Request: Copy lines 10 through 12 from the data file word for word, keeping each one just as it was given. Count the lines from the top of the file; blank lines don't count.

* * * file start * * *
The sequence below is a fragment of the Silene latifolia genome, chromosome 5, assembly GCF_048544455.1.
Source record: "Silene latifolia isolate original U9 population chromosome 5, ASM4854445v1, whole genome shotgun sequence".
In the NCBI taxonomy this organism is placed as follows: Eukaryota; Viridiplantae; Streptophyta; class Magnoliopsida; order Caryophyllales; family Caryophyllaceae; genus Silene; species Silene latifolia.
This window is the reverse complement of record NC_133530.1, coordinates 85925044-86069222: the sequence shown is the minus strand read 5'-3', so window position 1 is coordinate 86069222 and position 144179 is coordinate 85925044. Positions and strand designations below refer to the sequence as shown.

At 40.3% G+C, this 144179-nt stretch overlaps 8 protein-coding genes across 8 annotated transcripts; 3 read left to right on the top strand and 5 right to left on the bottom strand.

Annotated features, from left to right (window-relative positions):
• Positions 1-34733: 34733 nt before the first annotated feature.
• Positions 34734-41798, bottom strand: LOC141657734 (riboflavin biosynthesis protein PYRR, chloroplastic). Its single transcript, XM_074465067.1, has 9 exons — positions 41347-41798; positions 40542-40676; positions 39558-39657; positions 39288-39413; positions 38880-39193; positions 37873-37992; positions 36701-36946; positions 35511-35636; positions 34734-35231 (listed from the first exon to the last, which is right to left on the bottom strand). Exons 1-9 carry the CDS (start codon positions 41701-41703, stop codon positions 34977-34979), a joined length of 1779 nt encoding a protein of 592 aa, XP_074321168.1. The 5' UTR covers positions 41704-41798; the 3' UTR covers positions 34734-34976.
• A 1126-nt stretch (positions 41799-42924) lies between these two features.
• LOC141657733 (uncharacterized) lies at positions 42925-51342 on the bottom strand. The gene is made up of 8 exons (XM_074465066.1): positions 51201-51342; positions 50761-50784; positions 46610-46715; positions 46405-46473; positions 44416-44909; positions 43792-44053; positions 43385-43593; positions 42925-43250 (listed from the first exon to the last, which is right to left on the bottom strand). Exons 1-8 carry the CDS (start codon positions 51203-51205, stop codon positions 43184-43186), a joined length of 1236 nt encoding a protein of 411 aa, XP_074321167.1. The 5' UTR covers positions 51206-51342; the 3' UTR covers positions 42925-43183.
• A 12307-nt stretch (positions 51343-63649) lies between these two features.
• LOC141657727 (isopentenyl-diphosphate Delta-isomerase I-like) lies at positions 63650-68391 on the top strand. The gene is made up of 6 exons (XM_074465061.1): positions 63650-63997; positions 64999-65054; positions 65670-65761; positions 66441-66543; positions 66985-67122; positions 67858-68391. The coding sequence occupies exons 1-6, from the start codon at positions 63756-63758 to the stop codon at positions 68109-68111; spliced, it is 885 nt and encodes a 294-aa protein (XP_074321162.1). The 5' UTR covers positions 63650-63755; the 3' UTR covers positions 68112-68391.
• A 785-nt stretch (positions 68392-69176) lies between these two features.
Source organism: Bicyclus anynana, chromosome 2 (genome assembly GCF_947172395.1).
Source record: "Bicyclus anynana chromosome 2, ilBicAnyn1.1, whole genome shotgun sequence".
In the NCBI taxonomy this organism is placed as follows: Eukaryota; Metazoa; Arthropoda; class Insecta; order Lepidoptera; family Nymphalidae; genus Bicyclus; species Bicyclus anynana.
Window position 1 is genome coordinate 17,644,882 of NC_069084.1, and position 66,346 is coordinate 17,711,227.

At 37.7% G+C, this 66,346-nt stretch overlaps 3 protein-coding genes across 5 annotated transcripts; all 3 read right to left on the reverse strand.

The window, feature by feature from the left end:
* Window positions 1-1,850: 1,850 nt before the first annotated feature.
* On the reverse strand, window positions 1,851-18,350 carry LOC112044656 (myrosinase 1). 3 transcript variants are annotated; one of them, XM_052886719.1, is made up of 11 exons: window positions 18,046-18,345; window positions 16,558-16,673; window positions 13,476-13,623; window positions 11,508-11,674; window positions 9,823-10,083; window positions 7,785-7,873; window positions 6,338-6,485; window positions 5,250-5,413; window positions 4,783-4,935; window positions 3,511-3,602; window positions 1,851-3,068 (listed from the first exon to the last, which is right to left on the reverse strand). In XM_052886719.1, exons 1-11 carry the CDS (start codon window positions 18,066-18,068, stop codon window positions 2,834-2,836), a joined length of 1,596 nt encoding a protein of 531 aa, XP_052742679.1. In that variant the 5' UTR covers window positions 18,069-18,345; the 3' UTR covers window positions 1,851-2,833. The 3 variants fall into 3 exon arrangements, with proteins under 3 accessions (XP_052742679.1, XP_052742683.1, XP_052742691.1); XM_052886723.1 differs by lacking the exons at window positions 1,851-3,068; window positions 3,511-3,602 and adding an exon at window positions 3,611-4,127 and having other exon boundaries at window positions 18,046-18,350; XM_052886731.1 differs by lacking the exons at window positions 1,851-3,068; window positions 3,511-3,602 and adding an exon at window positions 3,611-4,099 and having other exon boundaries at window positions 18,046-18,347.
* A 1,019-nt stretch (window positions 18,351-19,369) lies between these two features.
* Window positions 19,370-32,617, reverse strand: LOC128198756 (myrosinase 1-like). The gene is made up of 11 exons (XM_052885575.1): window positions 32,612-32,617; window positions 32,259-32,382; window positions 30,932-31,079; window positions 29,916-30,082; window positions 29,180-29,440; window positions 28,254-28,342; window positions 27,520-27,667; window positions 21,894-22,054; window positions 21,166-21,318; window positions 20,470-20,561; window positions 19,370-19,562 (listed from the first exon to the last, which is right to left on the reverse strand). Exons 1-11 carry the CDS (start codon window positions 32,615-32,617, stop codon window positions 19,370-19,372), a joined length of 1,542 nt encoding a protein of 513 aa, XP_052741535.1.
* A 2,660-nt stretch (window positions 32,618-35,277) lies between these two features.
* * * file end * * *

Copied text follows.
• LOC141657733 (uncharacterized) lies at positions 42925-51342 on the bottom strand. The gene is made up of 8 exons (XM_074465066.1): positions 51201-51342; positions 50761-50784; positions 46610-46715; positions 46405-46473; positions 44416-44909; positions 43792-44053; positions 43385-43593; positions 42925-43250 (listed from the first exon to the last, which is right to left on the bottom strand). Exons 1-8 carry the CDS (start codon positions 51203-51205, stop codon positions 43184-43186), a joined length of 1236 nt encoding a protein of 411 aa, XP_074321167.1. The 5' UTR covers positions 51206-51342; the 3' UTR covers positions 42925-43183.
• A 12307-nt stretch (positions 51343-63649) lies between these two features.
• LOC141657727 (isopentenyl-diphosphate Delta-isomerase I-like) lies at positions 63650-68391 on the top strand. The gene is made up of 6 exons (XM_074465061.1): positions 63650-63997; positions 64999-65054; positions 65670-65761; positions 66441-66543; positions 66985-67122; positions 67858-68391. The coding sequence occupies exons 1-6, from the start codon at positions 63756-63758 to the stop codon at positions 68109-68111; spliced, it is 885 nt and encodes a 294-aa protein (XP_074321162.1). The 5' UTR covers positions 63650-63755; the 3' UTR covers positions 68112-68391.